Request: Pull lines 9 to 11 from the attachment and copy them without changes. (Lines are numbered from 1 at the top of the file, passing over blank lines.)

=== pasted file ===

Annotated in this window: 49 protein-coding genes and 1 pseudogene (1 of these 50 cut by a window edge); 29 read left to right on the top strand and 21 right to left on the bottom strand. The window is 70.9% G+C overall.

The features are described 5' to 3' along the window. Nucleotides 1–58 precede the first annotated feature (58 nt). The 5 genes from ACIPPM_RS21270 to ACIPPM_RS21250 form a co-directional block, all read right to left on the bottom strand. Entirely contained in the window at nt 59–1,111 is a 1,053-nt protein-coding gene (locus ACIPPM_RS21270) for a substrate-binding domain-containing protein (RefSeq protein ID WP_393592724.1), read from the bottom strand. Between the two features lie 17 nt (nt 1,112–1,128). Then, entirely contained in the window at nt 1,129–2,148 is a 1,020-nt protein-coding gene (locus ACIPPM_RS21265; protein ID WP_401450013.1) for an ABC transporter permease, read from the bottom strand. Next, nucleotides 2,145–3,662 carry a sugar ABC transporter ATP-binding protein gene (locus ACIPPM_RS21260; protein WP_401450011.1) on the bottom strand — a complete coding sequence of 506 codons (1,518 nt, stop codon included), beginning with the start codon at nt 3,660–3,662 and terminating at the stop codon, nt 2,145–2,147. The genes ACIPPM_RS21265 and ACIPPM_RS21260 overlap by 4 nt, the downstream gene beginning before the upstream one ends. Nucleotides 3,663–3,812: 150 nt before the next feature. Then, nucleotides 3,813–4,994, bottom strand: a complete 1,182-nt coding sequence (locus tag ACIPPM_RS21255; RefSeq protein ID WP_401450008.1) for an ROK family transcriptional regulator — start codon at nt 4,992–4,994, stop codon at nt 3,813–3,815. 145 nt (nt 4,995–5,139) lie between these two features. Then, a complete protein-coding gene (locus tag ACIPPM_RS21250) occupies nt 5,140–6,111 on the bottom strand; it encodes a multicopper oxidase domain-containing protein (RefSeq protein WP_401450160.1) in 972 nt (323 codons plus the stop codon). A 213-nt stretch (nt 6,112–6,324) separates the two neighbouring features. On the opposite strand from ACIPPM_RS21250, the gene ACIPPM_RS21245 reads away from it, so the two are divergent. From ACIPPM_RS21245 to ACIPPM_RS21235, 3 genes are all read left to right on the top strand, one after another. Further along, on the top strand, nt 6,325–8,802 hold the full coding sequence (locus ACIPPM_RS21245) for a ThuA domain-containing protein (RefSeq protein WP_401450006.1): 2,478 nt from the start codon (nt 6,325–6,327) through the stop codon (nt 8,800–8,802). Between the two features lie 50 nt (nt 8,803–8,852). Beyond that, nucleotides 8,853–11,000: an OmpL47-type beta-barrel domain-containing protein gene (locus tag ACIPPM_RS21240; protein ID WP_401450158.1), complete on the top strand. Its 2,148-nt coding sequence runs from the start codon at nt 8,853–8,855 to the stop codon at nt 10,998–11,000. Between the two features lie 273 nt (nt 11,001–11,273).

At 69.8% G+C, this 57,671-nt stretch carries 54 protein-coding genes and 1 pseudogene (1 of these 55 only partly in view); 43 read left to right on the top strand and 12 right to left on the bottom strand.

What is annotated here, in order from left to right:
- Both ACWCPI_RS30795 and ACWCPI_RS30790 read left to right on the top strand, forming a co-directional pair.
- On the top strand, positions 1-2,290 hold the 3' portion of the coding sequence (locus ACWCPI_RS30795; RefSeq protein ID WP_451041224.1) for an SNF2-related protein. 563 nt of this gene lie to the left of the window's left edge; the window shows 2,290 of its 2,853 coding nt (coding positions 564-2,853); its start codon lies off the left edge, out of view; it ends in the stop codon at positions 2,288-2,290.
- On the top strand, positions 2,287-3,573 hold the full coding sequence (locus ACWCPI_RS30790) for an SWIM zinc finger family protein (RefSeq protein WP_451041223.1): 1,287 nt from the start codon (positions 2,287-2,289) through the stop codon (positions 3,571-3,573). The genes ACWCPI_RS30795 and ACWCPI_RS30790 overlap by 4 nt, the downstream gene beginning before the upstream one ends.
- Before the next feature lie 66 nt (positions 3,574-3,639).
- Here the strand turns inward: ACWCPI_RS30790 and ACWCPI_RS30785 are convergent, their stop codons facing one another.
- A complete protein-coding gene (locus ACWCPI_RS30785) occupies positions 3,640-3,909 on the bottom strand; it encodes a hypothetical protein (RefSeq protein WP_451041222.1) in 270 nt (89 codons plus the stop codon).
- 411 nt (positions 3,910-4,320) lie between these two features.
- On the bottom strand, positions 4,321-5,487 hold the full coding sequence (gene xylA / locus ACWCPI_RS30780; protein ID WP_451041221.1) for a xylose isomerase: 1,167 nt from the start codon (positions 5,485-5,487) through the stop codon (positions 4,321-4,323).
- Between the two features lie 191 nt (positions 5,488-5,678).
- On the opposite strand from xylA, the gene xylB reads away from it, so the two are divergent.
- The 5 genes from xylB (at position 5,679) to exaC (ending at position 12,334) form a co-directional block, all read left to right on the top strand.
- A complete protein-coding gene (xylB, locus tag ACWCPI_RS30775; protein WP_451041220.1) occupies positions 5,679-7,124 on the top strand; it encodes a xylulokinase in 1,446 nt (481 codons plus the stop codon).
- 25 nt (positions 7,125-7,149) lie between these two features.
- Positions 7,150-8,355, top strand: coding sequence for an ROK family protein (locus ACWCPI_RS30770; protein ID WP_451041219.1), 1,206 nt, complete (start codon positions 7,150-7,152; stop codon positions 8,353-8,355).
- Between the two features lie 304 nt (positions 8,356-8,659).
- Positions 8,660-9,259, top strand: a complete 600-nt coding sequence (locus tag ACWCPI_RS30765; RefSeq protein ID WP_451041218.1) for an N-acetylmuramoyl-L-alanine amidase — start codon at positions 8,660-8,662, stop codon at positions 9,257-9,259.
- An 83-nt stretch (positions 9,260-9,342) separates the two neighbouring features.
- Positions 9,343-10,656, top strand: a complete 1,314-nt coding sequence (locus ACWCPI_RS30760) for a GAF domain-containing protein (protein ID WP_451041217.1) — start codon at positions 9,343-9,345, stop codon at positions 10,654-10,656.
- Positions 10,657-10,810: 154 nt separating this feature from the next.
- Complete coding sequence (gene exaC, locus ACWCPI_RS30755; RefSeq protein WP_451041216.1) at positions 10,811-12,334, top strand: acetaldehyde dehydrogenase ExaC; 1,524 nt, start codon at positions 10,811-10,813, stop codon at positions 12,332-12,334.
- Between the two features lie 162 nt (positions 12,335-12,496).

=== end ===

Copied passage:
- Here the strand turns inward: ACWCPI_RS30790 and ACWCPI_RS30785 are convergent, their stop codons facing one another.
- A complete protein-coding gene (locus ACWCPI_RS30785) occupies positions 3,640-3,909 on the bottom strand; it encodes a hypothetical protein (RefSeq protein WP_451041222.1) in 270 nt (89 codons plus the stop codon).
- 411 nt (positions 3,910-4,320) lie between these two features.